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:: Home > The People > Biological Legacy: A timeline > The Miocene

 

10
million years ago

The Miocene and Pliocene Periods of Oregon's Geologic History

The Miocene occurred between 25 and 13 million years ago, and the Pliocene from 13 to 1 million years ago.

During this time, ice ages and geologic activity shaped the forests we have today. The action of North America pushing against the plate of ground underneath the Pacific Ocean produced the Pacific Coast's Coast Ranges over millions of years. (The mountains on the Pacific Coast are the result of more than one geologic event. Some are rocky and volcanic in origin, like the Olympics in Washington, others are metamorphic like the Siskiyous in southwestern Oregon; this diversity is why we discuss the "Coast Ranges" instead of just the "Coast Range.") Cracking of the Earth's crust, beginning about 13 million years ago, allowed volcanic eruptions to form the Cascade Range (molten rock poured from this crack as recently as 1,500 years ago). An ice age from 50,000 to 10,000 years ago covered most of Oregon with glaciers.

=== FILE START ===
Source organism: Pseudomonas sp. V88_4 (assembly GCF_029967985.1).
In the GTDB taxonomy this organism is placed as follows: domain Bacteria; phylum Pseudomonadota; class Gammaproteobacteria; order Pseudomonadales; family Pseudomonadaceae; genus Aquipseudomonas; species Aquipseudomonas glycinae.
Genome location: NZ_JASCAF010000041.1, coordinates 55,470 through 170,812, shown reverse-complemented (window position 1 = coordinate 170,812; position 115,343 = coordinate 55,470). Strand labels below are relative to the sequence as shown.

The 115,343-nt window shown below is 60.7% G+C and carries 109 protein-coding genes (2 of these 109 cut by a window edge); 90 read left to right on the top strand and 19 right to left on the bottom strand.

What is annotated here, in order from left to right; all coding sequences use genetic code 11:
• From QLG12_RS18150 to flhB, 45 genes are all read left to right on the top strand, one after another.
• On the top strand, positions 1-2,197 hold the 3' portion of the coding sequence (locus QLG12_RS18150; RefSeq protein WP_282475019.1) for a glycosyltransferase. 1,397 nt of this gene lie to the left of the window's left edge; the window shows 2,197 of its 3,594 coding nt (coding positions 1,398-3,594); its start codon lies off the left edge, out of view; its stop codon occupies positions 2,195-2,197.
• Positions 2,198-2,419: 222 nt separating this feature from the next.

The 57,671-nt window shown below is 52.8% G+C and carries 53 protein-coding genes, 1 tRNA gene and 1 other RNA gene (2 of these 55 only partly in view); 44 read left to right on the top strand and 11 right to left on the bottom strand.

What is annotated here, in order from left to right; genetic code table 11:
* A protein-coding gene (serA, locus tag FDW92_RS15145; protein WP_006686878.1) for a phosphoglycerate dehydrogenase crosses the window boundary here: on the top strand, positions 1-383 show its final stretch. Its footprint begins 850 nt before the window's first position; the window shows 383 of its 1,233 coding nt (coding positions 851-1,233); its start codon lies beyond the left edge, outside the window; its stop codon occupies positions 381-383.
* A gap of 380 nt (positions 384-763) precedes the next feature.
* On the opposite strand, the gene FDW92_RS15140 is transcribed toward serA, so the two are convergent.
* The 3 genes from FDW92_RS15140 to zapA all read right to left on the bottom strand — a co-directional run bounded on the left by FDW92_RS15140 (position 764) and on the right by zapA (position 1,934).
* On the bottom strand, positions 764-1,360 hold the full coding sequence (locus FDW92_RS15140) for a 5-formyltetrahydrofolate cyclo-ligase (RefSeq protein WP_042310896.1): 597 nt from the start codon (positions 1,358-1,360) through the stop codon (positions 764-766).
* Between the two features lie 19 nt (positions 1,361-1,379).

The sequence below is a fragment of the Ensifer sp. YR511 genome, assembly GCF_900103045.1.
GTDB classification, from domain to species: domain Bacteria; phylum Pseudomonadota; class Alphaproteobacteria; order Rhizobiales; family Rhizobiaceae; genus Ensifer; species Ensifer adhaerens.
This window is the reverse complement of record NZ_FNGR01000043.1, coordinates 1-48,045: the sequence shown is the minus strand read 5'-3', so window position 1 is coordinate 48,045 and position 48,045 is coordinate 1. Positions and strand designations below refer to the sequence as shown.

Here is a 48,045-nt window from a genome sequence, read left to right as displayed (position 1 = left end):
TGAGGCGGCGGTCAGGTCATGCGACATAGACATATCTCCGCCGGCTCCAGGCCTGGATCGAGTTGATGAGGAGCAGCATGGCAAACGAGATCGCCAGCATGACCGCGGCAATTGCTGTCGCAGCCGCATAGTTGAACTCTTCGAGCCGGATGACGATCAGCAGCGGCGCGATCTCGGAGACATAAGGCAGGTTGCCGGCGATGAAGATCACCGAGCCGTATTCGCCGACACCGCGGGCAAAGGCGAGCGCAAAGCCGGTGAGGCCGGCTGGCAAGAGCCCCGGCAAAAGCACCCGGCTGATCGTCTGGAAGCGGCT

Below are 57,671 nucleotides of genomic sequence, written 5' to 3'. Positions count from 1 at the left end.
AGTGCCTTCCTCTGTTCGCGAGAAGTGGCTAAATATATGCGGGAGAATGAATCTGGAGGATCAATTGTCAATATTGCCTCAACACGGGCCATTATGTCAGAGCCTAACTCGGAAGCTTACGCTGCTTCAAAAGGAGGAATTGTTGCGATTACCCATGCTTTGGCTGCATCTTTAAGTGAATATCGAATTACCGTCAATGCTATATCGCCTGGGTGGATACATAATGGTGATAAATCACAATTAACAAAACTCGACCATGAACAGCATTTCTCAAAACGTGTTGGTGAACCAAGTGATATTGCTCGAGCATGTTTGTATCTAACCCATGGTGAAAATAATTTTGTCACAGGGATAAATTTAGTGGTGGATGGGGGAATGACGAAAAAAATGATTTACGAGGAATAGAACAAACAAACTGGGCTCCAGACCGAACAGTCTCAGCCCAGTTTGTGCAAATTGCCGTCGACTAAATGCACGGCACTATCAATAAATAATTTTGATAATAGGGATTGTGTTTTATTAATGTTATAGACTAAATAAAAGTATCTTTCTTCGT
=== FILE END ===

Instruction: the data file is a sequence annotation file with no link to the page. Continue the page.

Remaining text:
During the early Miocene we would find trees that resembled those of modern day, like basswood, elm, and avocado, although these trees are now found in places other than Oregon. Evidence of redwood is found in the fossil record from this time period.

In Pliocene time, volcanic activity gave rise to the Cascades, Klamath, and Blue mountains, as well as to a well-preserved fossil record. The Cascade Range formed a major climatic barrier, becoming the dividing line between moist western forests and dry interior forests and sagebrush grasslands. Ash falling into swamps helped preserve both plants and animals.

Late in the Miocene, nearer to present day, tree species began to look like today's temperate forests of the northern hemisphere, which include willows, spruces, cypresses, oaks, and firs.

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